If I wanted to nit-pick I’d question Kawasaki’s mounting of the rear brake caliper underneath the swingarm where it will surely seize solid in winter salt. But they’ve been mounting it there since the 80’s, so maybe they know something I don’t. It does mean that paddock-stand lugs are set quite far forward, which might cause clearance issues for some stands. And I’m always going to wish they’d found a way to take 20kg out of the wet weight without compromising load capacity, but I guess that’s a trade-off I’ll have to accept. The dashboard screen is a little small perhaps, and I do worry that it will look out-of-date long before the rest of the bike does. And when everyone else is spoiling us with gold-anodized Nissins or big-block Brembos, the black Kawasaki-branded brakes look a little down-market. But honestly, these really are minor complaints.
No, the only big issues with this bike lie with its motor, and it’ll be up to each individual to decide if it’s a big enough fly to spoil the ointment. First up, my perennial bug-bears of fuel economy and it’s sibling fuel range. 19 litres of petrol seems like a reasonable amount until you look at www.fuelly.com and realise that 45 mpg (UK) appears to be average for this engine. That means around 180 miles to empty, with the low-fuel warning light coming on at just 150 miles or less. What’s softened my stance on this issue recently is the results of my research into long-term running costs, and determining that an extra 10 mpg really wouldn’t save you that much money, even over 100,000 miles. Maybe fuel prices will suddenly spike to £5 per litre and we’ll all switch to Honda PCXs, but otherwise it’s unlikely that many others will notice or care.
Paddock stand mounting lugs are forward, rotating chain adjuster is unique.
The second issue with the motor is down to the complexity and how it’s installed in the motorcycle. Kawasaki quote £400-£600 for minor/major services, and an additional £400 to check the valve clearances – more still if they need adjusting. That big engine is buried under bodywork, hoses, and wiring, and takes a long time to dig out. Combined with the poor fuel economy the Ninja 1000SX becomes one of the most expensive motorcycles to own long-term. It could be worse – valve checks only need performing every 26,000 miles, and if you’re comfortable handling oil and filter changes yourself you could save a lot of money while still leaving the really tricky tasks to the professionals. Still, that’s modern motorcycles for you – high performance, features, and reliability make for complex machinery. One more reason to look forward to electric motorcycles, perhaps?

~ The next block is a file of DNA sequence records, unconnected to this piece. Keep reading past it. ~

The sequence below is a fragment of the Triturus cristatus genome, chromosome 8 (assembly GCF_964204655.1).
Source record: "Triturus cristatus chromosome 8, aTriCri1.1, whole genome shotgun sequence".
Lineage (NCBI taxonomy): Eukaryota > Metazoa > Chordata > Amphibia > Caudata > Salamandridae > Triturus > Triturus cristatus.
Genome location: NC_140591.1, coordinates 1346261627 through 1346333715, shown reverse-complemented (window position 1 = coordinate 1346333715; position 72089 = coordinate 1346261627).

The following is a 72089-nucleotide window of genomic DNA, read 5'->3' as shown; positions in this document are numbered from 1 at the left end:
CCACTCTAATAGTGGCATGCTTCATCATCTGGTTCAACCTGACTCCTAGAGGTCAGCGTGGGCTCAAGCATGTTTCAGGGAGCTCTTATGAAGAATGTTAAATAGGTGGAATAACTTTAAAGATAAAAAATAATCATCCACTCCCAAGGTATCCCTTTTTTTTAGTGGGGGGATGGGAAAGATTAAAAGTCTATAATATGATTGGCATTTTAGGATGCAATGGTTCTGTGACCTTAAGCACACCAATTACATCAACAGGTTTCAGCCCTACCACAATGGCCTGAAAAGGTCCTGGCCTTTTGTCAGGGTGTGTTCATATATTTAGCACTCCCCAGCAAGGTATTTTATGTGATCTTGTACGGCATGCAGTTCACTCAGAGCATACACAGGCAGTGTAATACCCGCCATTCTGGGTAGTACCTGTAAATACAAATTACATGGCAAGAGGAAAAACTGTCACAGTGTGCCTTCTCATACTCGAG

The final issue with the motor is that it’s a little too good at its job. In-line fours have always prioritised high power-per-displacement ratios – it’s the boring choice, but it delivers results. Interesting inline-fours have existed in both cars and motorcycles in the past, but noise regulations have smothered raucous induction tones and made high-revving screamers impossible. The fact is that noise and vibration are waste products, energy not being used to drive you forward.
And while I still very much enjoy the aural sensations of an internal combustion engine, the tides are turning against us, with whole stretches of road in Germany and Austria now off-limits to all but the quietest bikes. The 1,043cc engine in the Ninja 1000SX has been around since 2003 in various forms, but it’s now so quiet and refined that I can’t imagine an all-electric drivetrain being that much different to experience. There’s a little more mechanical noise at very high revs, but it’s not really something you’d go chasing for aural pleasure.
Maybe you’d get used to it. Maybe you’d modify the airbox, swap out the exhaust, and liberate a little of that early-2000’s Superbike sound. Or maybe smooth, quiet efficiency is exactly what you’re after. Maybe you don’t want a torque curve littered with spikes that send the front wheel skyward when the engine comes on-cam. Maybe you just want to cross continents in speed and comfort, and then embarrass noisier, flashier riders as you overtake them on the outside of a corner while waving nonchalantly at them. If that sounds like your cup of tea, then the Ninja 1000SX might be just the bike you’ve been looking for.
I rode home after returning the Ninja on my de-baffled V-Strom, air-box and exhaust roaring a rousing symphony every time I slammed the throttle wide open for another overtake. It’s something I’d certainly miss were I to swap a mid-capacity 90-degree twin for a turbine-smooth inline-four. But the rest of the package is just so damn good that I may well forgive it this one flaw and learn to enjoy a different type of motorcycling for a while.
First published in Slipstream October 2020